Friday, March 8, 2013
Dead Born by Joan Lock
When the bodies of a number of babies are found scattered around Islington, the volatile Detective Sergeant Best is sent undercover to lodge next door to a suspected baby farm. He shadows an alleged 'child dropper' onto a Thames pleasure steamer and finds himself caught up in Britain's worst civilian tragedy — the 1878 sinking of the Princess Alice — a ghastly experience which will haunt Best forever. His determination to avenge the death of a young pregnant girl he had befriended and save the life of another becomes a crusade. Meanwhile, his beloved Helen returns from Paris with the promise of a decision as to their future. Previously published by Robert Hale in 2002
Ernest Best is a young widower with a sentimental heart, which along with his dark Mediterranean good looks makes him an unusual character in East End London’s police force. Sent under cover in a boarding house to uncover a ‘baby farm’, he befriends a pregnant girl named Nella, who disappears suddenly from the house he is watching.
Best spots Martha, another girl who works there, leaving one day with a suitcase and goes in pursuit, convinced she is about to dispose of yet another dead baby.However, when he catches up with Martha aboard the Princess Alice steamboat, he instigates a conversation with her. Martha turns out to be innocent, relatively, but while they are discussing the goings on in the house next door, the Princess Alice collides with the Bywell Castle and sinks in minutes.
Best throws himself into not only trying to survive, but helps the rescue mission, among them a small boy named Joseph. he aftermath of the tragedy is chaos and Best’s lady friend, Helen, newly arrived from Paris, does her utmost to help him get over the trauma of over six hundred dead and locate little Joseph’s family, but he still has a case to solve.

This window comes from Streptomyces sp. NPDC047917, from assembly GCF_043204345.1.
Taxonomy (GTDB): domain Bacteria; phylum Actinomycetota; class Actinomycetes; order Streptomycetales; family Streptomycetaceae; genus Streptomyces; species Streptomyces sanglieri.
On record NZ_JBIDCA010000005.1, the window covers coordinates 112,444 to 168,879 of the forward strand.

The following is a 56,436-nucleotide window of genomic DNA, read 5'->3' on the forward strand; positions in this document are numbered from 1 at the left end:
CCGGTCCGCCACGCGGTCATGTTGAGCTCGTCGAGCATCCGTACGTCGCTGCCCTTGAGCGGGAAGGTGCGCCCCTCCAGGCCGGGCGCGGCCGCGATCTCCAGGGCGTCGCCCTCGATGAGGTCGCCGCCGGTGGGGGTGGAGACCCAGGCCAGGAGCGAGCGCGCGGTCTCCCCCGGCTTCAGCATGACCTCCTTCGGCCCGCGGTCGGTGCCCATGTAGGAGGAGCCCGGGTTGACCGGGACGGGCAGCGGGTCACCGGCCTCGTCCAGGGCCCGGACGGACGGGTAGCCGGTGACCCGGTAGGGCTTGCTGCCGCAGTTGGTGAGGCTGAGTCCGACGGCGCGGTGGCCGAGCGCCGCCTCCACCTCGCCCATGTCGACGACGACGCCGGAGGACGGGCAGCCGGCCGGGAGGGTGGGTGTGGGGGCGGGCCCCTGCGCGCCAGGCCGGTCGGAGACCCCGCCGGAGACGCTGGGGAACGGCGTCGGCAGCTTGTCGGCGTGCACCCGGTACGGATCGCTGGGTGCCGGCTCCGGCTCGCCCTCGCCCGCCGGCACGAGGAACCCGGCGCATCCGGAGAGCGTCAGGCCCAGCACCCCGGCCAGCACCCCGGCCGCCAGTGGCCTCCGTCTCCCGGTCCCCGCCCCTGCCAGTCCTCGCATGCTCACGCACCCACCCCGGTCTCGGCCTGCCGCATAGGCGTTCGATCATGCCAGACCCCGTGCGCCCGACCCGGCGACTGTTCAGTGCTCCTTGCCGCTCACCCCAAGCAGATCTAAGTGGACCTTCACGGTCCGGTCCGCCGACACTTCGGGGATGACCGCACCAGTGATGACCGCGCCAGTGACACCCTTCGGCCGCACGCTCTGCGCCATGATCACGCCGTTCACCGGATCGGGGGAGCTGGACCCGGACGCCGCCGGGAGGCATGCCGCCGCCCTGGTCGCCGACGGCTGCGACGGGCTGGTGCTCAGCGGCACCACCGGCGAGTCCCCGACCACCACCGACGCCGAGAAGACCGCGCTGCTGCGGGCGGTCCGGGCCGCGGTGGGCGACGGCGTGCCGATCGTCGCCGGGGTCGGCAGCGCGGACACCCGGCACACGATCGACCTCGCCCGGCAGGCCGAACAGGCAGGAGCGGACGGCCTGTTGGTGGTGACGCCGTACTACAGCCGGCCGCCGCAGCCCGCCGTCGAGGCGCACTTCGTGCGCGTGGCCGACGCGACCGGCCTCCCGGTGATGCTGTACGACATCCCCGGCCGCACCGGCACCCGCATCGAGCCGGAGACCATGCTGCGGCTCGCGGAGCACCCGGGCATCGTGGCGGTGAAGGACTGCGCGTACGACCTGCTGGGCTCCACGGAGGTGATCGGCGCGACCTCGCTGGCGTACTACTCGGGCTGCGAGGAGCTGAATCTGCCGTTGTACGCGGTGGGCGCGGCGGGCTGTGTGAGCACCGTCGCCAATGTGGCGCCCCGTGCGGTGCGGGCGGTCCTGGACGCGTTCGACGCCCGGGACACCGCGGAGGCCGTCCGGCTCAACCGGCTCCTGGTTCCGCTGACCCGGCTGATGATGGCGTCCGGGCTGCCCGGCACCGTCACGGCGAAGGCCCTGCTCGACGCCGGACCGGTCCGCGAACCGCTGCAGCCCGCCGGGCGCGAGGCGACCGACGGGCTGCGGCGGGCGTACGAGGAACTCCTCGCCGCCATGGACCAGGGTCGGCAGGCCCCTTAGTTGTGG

Ms Lock’s in-depth knowledge of the less salubrious areas of Victorian London are masterful, but in some places this encumbers the actual story as she tends to hook into a particular aspect and then expands on it so much it becomes a distraction.
That is the most critical I can be about this novel, which is wonderfully written and so compelling I read it at one session. The characters are well drawn, memorable and very much of their time without being cliche. The tragedy of the Woolwich Ferry is detailed, and poignant without being mawkish. The author doesn’t baulk at describing the worse sides of life in East End London in the 1870's, including the casual incompetence of the Victorian police, something Best has to overcome as his moral compass points in the right direction.
This novel is a sequel to a previous Ernest Best story, 'Dead Image', and according to the author website it’s not the only one. It's not a long book, but I became fond of Ernest and his lovely relationship with the toddler Joseph. I will definitely read more books by this author.
Joan Lock is a retired policewoman who also has published an impressive list of non-fiction titles about crime in Victorian London which any author would find a valuable research source.
Click here for more about the Princess Alice Disaster:
Joan Lock's Website
Anita Davison is a Historical Fiction Author whose latest release, ‘Royalist Rebel’ a biographical novel set in 17th Century England, is being released by Claymore Press in early 2013 under the name Anita Seymour